Designing a Fire Alarm System Using Arduino, Temperature and Gas Sensor in TinkerCAD

Simulation software is invaluable in the design and testing of electronic circuits and devices, offering a risk-free environment to identify and mitigate potential hazards. In this article, we will design a fire alarm system using TinkerCad, interfacing an Arduino with temperature and gas sensors. This project illustrates how simulation can streamline the creation of effective and safe electronic systems.

Components Required

While physical components are not necessary for TinkerCad simulation, understanding the hardware involved is crucial. Below is a list of components we will simulate:

1. Arduino UNO Board

Arduino UNO Board
Arduino UNO Board

The Arduino UNO is a microcontroller board that receives inputs from connected sensors and provides output actions to devices. It is versatile and commonly used for various sensor integrations.

2. LM-35 Temperature Sensor

LM-35 Temperature Sensor
LM-35 Temperature Sensor

This sensor provides an analog output proportional to the instantaneous temperature, crucial for detecting temperature changes indicative of fire.

3. MQ2 Gas Sensor

MQ2 Gas Sensor
MQ2 Gas Sensor

The MQ2 sensor detects gas concentrations or the presence of smoke in the atmosphere, generating a voltage output based on the detected gas levels.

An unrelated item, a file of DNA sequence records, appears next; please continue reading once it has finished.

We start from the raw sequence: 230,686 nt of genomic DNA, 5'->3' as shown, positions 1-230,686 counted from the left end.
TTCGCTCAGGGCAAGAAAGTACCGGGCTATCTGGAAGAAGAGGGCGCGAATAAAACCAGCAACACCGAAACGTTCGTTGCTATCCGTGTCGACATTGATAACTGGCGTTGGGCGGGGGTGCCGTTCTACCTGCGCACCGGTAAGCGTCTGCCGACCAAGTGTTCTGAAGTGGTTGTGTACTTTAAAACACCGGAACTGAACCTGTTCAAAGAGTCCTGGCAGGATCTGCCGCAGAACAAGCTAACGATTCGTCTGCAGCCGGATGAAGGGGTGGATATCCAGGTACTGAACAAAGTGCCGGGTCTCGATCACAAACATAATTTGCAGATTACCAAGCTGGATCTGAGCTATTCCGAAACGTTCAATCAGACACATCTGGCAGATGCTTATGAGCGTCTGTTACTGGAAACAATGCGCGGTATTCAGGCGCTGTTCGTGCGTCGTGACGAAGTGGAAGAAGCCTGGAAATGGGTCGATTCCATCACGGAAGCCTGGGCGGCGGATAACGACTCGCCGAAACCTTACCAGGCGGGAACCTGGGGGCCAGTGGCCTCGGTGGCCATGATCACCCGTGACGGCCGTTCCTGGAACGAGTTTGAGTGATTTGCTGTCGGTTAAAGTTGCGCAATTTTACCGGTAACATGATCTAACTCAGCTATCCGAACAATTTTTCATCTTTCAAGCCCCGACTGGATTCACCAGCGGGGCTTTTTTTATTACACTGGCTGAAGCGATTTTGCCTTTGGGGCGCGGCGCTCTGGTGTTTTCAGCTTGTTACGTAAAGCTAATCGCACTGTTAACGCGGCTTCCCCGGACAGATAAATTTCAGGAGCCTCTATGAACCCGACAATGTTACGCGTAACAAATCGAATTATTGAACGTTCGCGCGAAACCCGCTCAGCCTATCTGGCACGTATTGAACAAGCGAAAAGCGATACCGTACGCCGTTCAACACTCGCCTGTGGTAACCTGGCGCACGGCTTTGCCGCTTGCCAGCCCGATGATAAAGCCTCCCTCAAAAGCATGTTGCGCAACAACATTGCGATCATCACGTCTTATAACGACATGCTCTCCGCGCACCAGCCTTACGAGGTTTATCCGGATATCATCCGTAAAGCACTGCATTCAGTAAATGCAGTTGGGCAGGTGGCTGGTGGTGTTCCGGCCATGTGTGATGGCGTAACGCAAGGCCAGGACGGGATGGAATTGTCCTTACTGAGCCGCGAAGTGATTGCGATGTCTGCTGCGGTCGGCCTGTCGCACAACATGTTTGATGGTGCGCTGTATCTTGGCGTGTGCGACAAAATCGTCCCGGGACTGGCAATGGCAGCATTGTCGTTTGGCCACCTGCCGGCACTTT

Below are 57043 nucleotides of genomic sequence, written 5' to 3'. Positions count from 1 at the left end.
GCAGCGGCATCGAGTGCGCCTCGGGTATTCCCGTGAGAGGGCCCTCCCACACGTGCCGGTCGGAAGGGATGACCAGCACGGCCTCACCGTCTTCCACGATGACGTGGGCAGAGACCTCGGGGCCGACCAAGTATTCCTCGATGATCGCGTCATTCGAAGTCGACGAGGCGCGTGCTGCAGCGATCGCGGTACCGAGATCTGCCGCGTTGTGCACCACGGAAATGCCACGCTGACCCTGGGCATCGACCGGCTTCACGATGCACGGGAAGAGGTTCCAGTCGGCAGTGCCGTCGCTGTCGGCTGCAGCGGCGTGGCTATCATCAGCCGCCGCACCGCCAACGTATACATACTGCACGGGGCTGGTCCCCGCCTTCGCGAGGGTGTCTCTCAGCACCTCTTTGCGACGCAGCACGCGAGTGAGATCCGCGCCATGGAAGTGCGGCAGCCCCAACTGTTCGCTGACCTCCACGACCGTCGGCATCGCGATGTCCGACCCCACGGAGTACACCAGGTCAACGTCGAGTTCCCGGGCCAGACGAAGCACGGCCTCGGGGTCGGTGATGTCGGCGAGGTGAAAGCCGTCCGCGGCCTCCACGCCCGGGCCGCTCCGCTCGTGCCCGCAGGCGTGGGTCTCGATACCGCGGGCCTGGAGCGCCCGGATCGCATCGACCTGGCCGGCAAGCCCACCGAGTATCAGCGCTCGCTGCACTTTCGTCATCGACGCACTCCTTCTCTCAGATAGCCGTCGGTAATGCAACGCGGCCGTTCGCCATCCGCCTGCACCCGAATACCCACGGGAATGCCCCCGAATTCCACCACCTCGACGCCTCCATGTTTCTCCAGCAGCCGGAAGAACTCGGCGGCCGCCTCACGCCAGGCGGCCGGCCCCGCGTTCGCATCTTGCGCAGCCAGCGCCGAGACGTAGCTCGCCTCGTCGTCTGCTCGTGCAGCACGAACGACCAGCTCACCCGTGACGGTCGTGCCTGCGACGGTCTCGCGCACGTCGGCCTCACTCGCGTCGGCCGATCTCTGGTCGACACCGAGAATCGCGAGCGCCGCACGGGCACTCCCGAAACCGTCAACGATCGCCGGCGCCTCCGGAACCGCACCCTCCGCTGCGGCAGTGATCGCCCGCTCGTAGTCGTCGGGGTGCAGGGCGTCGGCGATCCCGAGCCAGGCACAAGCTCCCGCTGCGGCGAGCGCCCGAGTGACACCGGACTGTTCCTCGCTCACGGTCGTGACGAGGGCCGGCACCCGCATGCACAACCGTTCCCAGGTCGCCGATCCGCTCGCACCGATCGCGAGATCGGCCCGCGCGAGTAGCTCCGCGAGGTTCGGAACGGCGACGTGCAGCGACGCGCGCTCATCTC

4. Resistors (1k Ohm)

Resistors (1k Ohm)
Resistors (1k Ohm)

Resistors control current flow and divide voltage within the circuit, protecting sensitive components from damage.

5. Breadboard

A breadboard is used for constructing the circuit. It facilitates the connection of components without soldering, making the design process flexible and straightforward.

6. LED

The Light Emitting Diode (LED) serves as a visual indicator in the alarm system.

7. Piezo Buzzer

Piezo Buzzer
Piezo Buzzer

The buzzer generates an audible alert when the alarm is triggered, enhancing the system’s effectiveness.

8. Jumper Wires

These wires establish connections between different devices in the circuit.

Note: The description of the electrical components is given for reference. We don’t need the physical components for this project since the circuit simulation is done in the TinkerCad software.

Software Requirement

TinkerCad Circuit Simulation Software

TinkerCad Circuit Simulation Software
TinkerCad Circuit Simulation Software

TinkerCad is an online simulation tool used for circuit design. It contains all the electrical components required to build circuits and run them virtually.

Circuit Connections and Working

The following steps outline the connections needed to build the fire alarm system circuit in TinkerCad:

  1. Power and Ground Connections:
    • Connect one line of the breadboard to the ground and the other to the power supply.
    • Connect the 5V pin of the Arduino Board to one line of connection pins on the breadboard.
    • Connect the ground terminal of the Arduino Board to the other line of the breadboard.
  2. Temperature Sensor Connections:
    • The temperature sensor has three pins: Ground, Vout, and Vs (Supply).
    • Connect the Vs pin (4-20V range) to the power supply line of the breadboard.